Move over Apple. Nvidia cofounder and CEO Jen-Hsun Huang wants to build his own futuristic space-station campus – and as you might expect, the Nvidia design is black and green and built from triangles, the basic building block of the mathematics around graphics processing. And, as it turns out, the strongest shape in …
I, for one, welcome
our alien lizard overlords....
Not just ground based computers
I saw in one of the defense magazines where they advertise that they make the electronics for the heads-up displays for the F-22 fighter. I even hit nvidia.com to doublecheck the same logo and everything.
That does tend to explain their "we never release specs/code EVER" stance, if they're involved in military stuff.
It's rather surprising the amount of new commercial construction one sees in the Valley....
I'd think that the market would be a bit more depressed than it seems.
Good for Nvidia though, as an occasional gamer I admire their GPUs! Also good for the many working-class residents of the Valley, who can use the construction work!!
"the Shanghai Tower, which will be the tallest building in China when it is finished next year"
Bad sign, Johnny!
"The skyscraper is the great architectural contribution of modern capitalistic society and is even one of the yardsticks for 20th-century superheroes, but no one had ever really connected it with the quintessential feature of modern capitalistic history — the business cycle. Then in 1999, economist Andrew Lawrence created the 'skyscraper index' which purported to show that the building of the tallest skyscrapers is coincidental with business cycles, in that he found that the building of world's tallest building is a good proxy for dating the onset of major economic downturns. Lawrence described his index as an 'unhealthy 100 year correlation.'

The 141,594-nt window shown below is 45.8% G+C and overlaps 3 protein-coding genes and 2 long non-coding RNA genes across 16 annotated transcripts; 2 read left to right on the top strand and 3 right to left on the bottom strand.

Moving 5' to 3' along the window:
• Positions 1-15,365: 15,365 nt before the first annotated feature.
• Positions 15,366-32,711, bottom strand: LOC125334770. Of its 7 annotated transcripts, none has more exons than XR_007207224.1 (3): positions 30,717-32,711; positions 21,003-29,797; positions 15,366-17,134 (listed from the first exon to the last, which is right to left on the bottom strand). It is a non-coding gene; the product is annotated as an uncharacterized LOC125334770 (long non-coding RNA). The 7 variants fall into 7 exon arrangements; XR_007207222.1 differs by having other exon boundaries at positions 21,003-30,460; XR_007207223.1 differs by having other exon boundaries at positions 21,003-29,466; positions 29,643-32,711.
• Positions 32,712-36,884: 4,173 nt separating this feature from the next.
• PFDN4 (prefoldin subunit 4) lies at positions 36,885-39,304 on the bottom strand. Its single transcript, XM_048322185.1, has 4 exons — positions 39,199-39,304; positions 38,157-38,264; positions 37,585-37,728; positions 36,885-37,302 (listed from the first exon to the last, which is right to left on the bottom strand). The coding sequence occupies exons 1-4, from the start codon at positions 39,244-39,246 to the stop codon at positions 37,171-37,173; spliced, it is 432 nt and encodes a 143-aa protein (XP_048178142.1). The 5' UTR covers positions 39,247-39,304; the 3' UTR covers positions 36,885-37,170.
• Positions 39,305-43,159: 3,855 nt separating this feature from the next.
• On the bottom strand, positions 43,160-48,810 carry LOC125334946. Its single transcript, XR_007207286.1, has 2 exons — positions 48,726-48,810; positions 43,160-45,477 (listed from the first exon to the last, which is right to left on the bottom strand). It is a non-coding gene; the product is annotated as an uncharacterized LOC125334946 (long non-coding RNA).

The ability of the index to predict economic collapse is surprising. For example, the Panic of 1907 was presaged by the building of the Singer Building (completed in 1908) and the Metropolitan Life Building (completed in 1909). The skyscraper index also accurately predicted the Great Depression with the completion of 40 Wall Tower in 1929, the Chrysler Building in 1930, and the Empire State Building in 1931. There are, however, important exceptions in the ability of the index to predict, so the first question is: how good of a predictor is the skyscraper index?
Changes in the rate of interest (the relative price between consumption goods and capital goods) can have three separate Cantillon effects on skyscrapers. All three effects are reinforcing and all three effects are interconnected to the transformation of the economy toward more roundabout production processes. When the rate of interest is reduced, all three effects contribute to the desire to build taller structures. The world's tallest buildings are generally built when there is a substantial and sustained divergence between the actual interest rate and the natural rate of interest, where the actual rate is below the natural rate as a result of government intervention. When the rate of interest increases, the financial effects all reduce the value of existing structures and the demand to build tall structures and when combined with depressed economic activity, the desire to build at all."
I have rarely seen a post have so little to do with anything in the article or even in the forum posts.
Looking forward to your next post about baby milk on an article about servers.
Gotta admit the new buildings look pretty stunning. Proof that visually pleasing buildings don't need to be asymettric monstrosities, or huge skyscrapers.
Too bad those somewhat triangular buildings are sitting on a rectangle with rounded corners....
I said this about the Apple HQ...
..let's take off and nuke it from orbit, only way to be sure..
I like NVidias style, but this is could be a foothold situation, can't chance it.
- Stick a 4K in them: Super high-res TVs are DONE
- Review You didn't get the MeMO? Asus Pad 7 Android tab is ... not bad
- BEST BATTERY EVER: All lithium, all the time, plus a dash of carbon nano-stuff
- If it weren't for that GIANT ASTEROID. Sigh. 'Colossal bad luck', old DINOSAUR chap
- Bring back error correction, say Danish 'net boffins